Estimated reading time: under 5 minutes.
You can either write for yourself, or for something else.
Now, writing for something is different than your audience. Of course, you can write to working mothers or middle grade children or young adults anytime—but what you write for is much different.
Why do you write? That is the question.
For years, I dreamed of becoming famous. I dreamed of speaking at huge writing conferences at age twelve, partnering with J. K. Rowling. I imagined we’d be friends. I pictured myself meeting Brandon Mull and James Patterson and C. S. Lewis all at the same time. Maybe I’d even make a movie out of my book. I used to pick out songs for the sound track (I know, it’s pretty hilarious).
But the entire time, I was writing for myself.
Donald Miller once said, “Don’t write out of your identity wounds.” If you write a story because you long for acceptance and validation, your story will become strained and forced. You will strive for a perfection that can’t be reached. Trust me, I’ve been there, and I still struggle with it to this day.
And these “identity wounds” that I face come straight from a place of not knowing who I am. If I view myself as the best writer that ever walked the face of the planet, I become disappointed with my best. If I come from a place of pride, my expectations are never reached. But if I view myself as a joke, someone with too little experience or strength to face the challenge, I lose my inspiration and motive. If I come from a place of self-hate, by default, I hate my story as well.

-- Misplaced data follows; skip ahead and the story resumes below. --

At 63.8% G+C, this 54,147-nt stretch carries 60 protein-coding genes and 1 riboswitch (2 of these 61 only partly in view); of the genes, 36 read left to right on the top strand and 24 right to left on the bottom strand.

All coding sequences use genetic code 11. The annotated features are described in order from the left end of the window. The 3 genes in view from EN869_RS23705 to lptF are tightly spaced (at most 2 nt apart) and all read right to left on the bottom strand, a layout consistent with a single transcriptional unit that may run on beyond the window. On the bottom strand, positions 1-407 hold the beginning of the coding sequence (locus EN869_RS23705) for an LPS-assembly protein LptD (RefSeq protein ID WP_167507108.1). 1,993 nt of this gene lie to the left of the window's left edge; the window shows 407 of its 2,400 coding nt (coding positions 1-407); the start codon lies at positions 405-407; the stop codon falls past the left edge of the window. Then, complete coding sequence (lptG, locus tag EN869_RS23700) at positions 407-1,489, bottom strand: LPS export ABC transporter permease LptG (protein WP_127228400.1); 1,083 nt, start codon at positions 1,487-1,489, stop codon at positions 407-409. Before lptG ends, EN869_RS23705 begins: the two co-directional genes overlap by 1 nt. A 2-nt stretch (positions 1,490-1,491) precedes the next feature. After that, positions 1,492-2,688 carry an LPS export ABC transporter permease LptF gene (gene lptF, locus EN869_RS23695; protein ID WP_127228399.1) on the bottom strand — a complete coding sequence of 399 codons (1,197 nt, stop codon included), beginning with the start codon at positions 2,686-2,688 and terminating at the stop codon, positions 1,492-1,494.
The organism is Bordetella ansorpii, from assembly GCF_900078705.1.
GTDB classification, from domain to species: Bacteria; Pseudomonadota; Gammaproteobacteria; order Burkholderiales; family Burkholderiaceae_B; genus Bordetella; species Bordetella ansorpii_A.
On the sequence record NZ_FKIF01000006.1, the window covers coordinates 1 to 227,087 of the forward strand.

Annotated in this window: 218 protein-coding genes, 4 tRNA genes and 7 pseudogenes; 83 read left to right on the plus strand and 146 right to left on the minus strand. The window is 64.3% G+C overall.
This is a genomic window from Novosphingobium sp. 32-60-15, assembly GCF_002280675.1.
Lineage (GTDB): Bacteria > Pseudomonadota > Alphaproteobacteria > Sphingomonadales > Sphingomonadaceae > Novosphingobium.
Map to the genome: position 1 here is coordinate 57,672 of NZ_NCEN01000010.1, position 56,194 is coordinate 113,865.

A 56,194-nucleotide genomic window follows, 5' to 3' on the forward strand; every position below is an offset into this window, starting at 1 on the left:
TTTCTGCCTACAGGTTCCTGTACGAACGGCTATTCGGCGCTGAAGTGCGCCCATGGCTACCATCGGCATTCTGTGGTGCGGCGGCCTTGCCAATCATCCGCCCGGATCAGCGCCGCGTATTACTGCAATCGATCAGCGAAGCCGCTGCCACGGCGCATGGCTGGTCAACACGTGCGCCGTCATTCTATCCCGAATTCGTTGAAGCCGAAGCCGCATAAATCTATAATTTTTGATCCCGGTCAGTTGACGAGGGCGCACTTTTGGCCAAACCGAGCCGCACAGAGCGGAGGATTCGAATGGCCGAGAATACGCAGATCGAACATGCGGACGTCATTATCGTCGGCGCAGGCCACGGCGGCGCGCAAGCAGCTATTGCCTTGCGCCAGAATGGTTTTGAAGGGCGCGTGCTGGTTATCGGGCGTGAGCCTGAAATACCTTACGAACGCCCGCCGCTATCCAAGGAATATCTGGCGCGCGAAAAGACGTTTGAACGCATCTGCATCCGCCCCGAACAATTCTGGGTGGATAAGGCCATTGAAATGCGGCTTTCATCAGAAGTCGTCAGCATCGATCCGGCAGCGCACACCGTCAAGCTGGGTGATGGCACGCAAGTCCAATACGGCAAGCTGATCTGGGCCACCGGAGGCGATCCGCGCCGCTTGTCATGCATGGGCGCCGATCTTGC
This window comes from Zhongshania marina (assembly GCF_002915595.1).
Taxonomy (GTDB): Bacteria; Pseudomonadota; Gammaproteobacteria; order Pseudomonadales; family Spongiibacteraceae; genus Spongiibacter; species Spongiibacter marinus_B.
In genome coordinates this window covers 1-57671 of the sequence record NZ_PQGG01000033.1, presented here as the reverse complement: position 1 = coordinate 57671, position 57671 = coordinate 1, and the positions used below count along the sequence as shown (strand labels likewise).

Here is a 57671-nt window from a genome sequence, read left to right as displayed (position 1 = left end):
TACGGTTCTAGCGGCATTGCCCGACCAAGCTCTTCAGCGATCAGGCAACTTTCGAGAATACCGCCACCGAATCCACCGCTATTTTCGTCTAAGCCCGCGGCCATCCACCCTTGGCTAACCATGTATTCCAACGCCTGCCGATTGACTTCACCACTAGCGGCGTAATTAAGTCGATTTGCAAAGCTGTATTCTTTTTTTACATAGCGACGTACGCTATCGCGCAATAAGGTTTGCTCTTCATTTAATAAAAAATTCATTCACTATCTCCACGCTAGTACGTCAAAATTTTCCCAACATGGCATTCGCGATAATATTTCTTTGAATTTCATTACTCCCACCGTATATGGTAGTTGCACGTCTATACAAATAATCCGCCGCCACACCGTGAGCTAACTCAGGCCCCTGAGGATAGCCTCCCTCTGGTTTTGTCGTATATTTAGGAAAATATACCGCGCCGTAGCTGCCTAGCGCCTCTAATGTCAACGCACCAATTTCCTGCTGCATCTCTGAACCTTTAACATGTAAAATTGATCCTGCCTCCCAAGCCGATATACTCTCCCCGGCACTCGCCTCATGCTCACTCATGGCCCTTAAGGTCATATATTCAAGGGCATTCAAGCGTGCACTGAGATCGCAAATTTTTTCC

But writing for God means my identity is set. I am not great. I am not the worst.
I am a child of God.
There is grace in this gift of writing that God has given me. I certainly fail to demonstrate Christian themes 100% of the time in my writing. Sometimes I feel the allure of fame and significance in the world, and Jesus has to reel me back in. Sometimes I forget I am not the best; sometimes I forget I am not the worst. But who I am never changes.
I am a child of God.
I read an article on the inner artist by Amy Lee, and I highly recommend reading it. It convicted me in so many ways, and it only took me about 10 minutes to read. Read it here.
My prayer is for humility and a confidence in true identity—for myself and for you as well. Thank you for reading:-)